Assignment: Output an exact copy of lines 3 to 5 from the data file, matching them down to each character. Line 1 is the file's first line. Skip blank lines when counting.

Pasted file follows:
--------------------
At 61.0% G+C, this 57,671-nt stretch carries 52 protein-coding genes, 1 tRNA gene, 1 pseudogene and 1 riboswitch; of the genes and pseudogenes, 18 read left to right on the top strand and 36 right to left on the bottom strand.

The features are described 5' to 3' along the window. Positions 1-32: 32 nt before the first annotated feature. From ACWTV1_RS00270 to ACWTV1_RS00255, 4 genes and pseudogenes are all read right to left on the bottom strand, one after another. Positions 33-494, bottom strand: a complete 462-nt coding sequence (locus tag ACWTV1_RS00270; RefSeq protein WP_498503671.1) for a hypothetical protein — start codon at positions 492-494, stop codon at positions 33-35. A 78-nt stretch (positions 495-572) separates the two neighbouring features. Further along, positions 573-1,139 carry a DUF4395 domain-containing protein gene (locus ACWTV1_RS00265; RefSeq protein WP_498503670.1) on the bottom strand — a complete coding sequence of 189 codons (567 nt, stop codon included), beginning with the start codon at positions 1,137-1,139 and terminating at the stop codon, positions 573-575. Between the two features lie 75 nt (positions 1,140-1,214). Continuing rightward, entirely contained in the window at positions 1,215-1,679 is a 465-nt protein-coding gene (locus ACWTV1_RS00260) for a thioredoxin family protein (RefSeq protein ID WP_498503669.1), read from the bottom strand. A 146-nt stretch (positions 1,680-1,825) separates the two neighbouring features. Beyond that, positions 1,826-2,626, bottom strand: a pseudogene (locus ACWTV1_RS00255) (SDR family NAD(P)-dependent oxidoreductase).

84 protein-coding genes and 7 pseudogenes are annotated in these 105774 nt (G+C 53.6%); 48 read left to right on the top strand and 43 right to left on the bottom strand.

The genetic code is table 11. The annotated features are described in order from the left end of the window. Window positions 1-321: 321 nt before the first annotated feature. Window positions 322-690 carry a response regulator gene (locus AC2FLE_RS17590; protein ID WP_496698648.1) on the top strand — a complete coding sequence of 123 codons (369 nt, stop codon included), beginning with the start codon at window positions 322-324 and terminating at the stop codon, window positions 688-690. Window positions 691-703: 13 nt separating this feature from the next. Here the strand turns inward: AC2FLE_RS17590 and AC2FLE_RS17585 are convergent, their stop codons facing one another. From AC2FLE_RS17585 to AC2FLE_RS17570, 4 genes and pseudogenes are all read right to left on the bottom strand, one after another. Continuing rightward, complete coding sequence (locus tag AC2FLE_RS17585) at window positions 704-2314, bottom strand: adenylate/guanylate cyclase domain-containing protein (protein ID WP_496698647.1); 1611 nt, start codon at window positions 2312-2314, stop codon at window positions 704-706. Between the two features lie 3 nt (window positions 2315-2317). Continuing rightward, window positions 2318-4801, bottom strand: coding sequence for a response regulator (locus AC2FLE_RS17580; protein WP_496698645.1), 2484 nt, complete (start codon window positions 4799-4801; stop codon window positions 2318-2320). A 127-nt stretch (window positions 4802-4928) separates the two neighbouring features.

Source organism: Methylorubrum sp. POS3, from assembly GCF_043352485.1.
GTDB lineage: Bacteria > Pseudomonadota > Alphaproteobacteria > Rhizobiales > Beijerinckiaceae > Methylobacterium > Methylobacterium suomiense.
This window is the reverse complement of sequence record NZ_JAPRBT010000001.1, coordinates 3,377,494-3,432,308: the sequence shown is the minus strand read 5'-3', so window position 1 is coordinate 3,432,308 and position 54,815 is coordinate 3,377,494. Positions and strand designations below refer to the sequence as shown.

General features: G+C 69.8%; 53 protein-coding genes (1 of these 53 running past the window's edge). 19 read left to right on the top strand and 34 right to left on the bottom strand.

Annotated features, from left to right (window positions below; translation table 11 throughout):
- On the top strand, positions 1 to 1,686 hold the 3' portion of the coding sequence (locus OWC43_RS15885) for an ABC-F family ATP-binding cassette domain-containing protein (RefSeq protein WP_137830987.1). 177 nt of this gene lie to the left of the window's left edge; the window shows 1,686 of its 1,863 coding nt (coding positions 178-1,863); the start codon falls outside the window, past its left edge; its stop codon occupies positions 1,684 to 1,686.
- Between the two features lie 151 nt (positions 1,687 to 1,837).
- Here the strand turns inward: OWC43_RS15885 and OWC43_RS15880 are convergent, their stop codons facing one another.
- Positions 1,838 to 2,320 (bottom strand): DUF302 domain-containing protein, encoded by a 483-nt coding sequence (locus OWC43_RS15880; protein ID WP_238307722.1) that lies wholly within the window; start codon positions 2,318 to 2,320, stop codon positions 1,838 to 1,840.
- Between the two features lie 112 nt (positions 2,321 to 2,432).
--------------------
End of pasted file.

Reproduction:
84 protein-coding genes and 7 pseudogenes are annotated in these 105774 nt (G+C 53.6%); 48 read left to right on the top strand and 43 right to left on the bottom strand.

The genetic code is table 11. The annotated features are described in order from the left end of the window. Window positions 1-321: 321 nt before the first annotated feature. Window positions 322-690 carry a response regulator gene (locus AC2FLE_RS17590; protein ID WP_496698648.1) on the top strand — a complete coding sequence of 123 codons (369 nt, stop codon included), beginning with the start codon at window positions 322-324 and terminating at the stop codon, window positions 688-690. Window positions 691-703: 13 nt separating this feature from the next. Here the strand turns inward: AC2FLE_RS17590 and AC2FLE_RS17585 are convergent, their stop codons facing one another. From AC2FLE_RS17585 to AC2FLE_RS17570, 4 genes and pseudogenes are all read right to left on the bottom strand, one after another. Continuing rightward, complete coding sequence (locus tag AC2FLE_RS17585) at window positions 704-2314, bottom strand: adenylate/guanylate cyclase domain-containing protein (protein ID WP_496698647.1); 1611 nt, start codon at window positions 2312-2314, stop codon at window positions 704-706. Between the two features lie 3 nt (window positions 2315-2317). Continuing rightward, window positions 2318-4801, bottom strand: coding sequence for a response regulator (locus AC2FLE_RS17580; protein WP_496698645.1), 2484 nt, complete (start codon window positions 4799-4801; stop codon window positions 2318-2320). A 127-nt stretch (window positions 4802-4928) separates the two neighbouring features.

Source organism: Methylorubrum sp. POS3, from assembly GCF_043352485.1.